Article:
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Making Compost

The first thing you’ll want to do is find a good location and build or acquire a means of containing your compost. The compost needs to get hot and needs air flow for ventilation, so a sunny, open location seems right. However too much sun and too much wind can dry out the compost which will slow the decomposition process. Find a warm protected area with partial sun. If you have neighbors nearby, you may want to consider that as well!

You will need a means of containing the compost matter. This will reduce its footprint in your yard, aid the decomposition process, and limit matter being blown out of the pile and littering your yard. Size depends on how much you want to compost and how much space you have. Compost piles can be built in four foot square fenced areas with the compost getting as much as four foot high. Don’t exceed six foot in height or the weight will compress the compost and hinder decomposition. An area this big can be built with wire fencing, wood pallets, or even hay bales. Most of us don’t need such a large area nor do we have the back yard space to spare for it. But if you are building your own area, shoot for at least three foot by three foot. Optimal decomposition requires three cubic feet of matter. There are number of commercially available compost containment options available for those of you that don’t want to build your own or for those looking to compost smaller amounts of material.

Now that you have decided on a location and acquired a means of containing your compost, you are ready to start adding material. You’ll want to add about two thirds dry or brown material and one third green or moist material. Dry materials include leaves, newspaper, and wood chips or saw dust. Shred the material first to aid in decomposition. Green matter is made up of grass clippings and kitchen waste, like fruit and vegetable scraps, coffee grounds, eggshells and nutshells. You can grind kitchen waste to help the composting process. Avoid materials that cause odors, attract pests, or promote disease. These include meat, fish, poultry, dairy products, pet feces, weeds that have gone to seed, and diseased plants. Layer the material in your pile, starting with approximately four inches of dry matter and adding roughly two inches of green matter. Continue layering until you are out of material or the compost container is full. Once your compost pile is full, you should avoid adding new material. It is best to start a new pile for the fresh material.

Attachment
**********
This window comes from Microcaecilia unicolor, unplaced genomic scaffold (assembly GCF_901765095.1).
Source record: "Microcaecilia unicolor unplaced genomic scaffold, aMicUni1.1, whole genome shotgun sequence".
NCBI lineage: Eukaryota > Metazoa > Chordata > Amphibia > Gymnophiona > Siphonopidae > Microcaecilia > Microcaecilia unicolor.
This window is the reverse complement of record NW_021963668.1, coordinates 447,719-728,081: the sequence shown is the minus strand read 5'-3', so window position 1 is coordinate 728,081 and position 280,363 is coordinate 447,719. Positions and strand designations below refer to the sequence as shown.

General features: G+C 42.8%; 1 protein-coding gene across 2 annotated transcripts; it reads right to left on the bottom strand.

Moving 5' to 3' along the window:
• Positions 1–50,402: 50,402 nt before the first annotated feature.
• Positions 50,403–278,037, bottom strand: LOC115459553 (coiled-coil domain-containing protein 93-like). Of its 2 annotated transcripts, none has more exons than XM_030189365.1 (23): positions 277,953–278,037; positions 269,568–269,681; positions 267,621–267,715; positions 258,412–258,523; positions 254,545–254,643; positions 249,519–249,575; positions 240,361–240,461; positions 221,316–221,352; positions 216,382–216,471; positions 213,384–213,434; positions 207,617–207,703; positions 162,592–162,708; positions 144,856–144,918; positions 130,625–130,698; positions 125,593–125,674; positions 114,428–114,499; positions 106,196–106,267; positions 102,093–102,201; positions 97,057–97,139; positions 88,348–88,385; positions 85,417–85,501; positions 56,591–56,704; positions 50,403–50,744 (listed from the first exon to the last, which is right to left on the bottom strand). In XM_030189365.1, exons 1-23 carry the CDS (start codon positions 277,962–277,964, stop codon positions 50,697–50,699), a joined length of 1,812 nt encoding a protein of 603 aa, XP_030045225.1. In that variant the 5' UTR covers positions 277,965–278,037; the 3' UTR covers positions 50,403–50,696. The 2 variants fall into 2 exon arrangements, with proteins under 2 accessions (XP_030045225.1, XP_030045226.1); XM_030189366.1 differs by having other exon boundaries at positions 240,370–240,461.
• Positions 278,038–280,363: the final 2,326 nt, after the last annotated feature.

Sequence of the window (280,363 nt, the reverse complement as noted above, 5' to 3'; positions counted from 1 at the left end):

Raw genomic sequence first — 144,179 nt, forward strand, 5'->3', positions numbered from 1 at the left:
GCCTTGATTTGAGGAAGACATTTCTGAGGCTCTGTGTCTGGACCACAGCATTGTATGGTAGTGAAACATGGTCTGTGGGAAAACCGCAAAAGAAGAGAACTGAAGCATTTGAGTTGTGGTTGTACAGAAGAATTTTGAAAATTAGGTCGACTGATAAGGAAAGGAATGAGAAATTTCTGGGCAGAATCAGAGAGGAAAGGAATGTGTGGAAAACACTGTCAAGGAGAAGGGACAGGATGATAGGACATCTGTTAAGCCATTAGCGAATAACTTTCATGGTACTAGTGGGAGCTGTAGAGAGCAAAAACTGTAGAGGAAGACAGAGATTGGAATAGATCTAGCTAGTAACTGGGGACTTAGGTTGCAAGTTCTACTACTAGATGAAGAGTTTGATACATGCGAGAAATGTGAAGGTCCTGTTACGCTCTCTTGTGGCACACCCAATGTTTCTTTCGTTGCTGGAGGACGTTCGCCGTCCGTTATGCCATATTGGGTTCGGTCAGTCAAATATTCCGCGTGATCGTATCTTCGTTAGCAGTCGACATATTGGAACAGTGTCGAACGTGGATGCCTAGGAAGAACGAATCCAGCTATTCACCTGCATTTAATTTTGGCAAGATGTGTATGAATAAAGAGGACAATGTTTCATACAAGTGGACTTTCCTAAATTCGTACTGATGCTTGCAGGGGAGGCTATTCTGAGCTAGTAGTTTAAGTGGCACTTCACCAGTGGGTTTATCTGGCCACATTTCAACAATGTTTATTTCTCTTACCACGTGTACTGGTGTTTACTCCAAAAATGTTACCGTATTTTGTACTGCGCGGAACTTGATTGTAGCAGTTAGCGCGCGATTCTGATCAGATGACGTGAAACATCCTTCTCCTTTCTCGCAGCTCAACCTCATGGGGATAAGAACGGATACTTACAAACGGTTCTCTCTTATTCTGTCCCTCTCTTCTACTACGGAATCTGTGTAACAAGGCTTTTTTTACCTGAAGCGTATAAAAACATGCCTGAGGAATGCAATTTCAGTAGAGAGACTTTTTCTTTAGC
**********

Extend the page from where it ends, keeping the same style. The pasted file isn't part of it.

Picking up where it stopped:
The last step is proper maintenance. The organic matter will decompose naturally in about a year, but proper maintenance, including mixing frequently and managing moisture levels, will cut the processing time significantly and reduce odors. Mixing or turning the compost can be done with a pitchfork. This provides oxygen that is necessary for decomposition. You should mix our turn your compost once or twice a week for faster results. Odors indicate more frequent mixing is necessary. The pile should remain damp, about the moistness of a squeezed sponge, so occasional watering may be necessary in dry conditions. Covering the pile with black plastic or using an enclosed container will reduce moisture loss and, as an added benefit, it will reduce rainwater from leaching out valuable nutrients.